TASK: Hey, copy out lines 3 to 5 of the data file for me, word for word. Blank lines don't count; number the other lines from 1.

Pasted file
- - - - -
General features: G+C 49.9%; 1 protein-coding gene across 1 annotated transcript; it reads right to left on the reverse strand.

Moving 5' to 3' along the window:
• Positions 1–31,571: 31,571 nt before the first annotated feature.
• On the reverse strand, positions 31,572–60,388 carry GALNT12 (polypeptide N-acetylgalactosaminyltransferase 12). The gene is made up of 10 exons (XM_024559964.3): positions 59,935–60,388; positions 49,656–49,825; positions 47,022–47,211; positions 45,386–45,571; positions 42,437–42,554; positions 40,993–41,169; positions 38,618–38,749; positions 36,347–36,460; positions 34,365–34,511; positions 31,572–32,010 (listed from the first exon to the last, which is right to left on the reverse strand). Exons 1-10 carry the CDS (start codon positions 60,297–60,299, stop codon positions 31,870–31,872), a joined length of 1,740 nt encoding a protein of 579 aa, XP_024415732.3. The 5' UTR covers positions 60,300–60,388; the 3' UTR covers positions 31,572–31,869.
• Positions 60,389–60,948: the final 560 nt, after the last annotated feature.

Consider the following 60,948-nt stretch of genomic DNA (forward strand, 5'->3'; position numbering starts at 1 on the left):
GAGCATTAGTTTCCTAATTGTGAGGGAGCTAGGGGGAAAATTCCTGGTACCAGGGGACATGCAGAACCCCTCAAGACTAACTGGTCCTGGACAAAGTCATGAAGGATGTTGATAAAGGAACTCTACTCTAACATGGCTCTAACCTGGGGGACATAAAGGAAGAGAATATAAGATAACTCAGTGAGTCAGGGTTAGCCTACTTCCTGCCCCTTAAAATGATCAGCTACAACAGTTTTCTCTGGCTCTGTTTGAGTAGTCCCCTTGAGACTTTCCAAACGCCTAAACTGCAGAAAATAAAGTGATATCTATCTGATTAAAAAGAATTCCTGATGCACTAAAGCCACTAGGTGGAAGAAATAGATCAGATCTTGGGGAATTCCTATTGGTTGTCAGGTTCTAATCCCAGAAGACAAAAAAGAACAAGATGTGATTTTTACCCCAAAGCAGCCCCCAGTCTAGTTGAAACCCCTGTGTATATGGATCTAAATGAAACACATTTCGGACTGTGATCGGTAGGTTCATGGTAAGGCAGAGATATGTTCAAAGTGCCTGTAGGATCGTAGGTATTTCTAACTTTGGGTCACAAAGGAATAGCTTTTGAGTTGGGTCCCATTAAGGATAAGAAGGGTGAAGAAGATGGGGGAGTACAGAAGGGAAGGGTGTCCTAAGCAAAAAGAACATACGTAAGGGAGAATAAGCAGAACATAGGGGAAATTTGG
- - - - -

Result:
• Positions 1–31,571: 31,571 nt before the first annotated feature.
• On the reverse strand, positions 31,572–60,388 carry GALNT12 (polypeptide N-acetylgalactosaminyltransferase 12). The gene is made up of 10 exons (XM_024559964.3): positions 59,935–60,388; positions 49,656–49,825; positions 47,022–47,211; positions 45,386–45,571; positions 42,437–42,554; positions 40,993–41,169; positions 38,618–38,749; positions 36,347–36,460; positions 34,365–34,511; positions 31,572–32,010 (listed from the first exon to the last, which is right to left on the reverse strand). Exons 1-10 carry the CDS (start codon positions 60,297–60,299, stop codon positions 31,870–31,872), a joined length of 1,740 nt encoding a protein of 579 aa, XP_024415732.3. The 5' UTR covers positions 60,300–60,388; the 3' UTR covers positions 31,572–31,869.
• Positions 60,389–60,948: the final 560 nt, after the last annotated feature.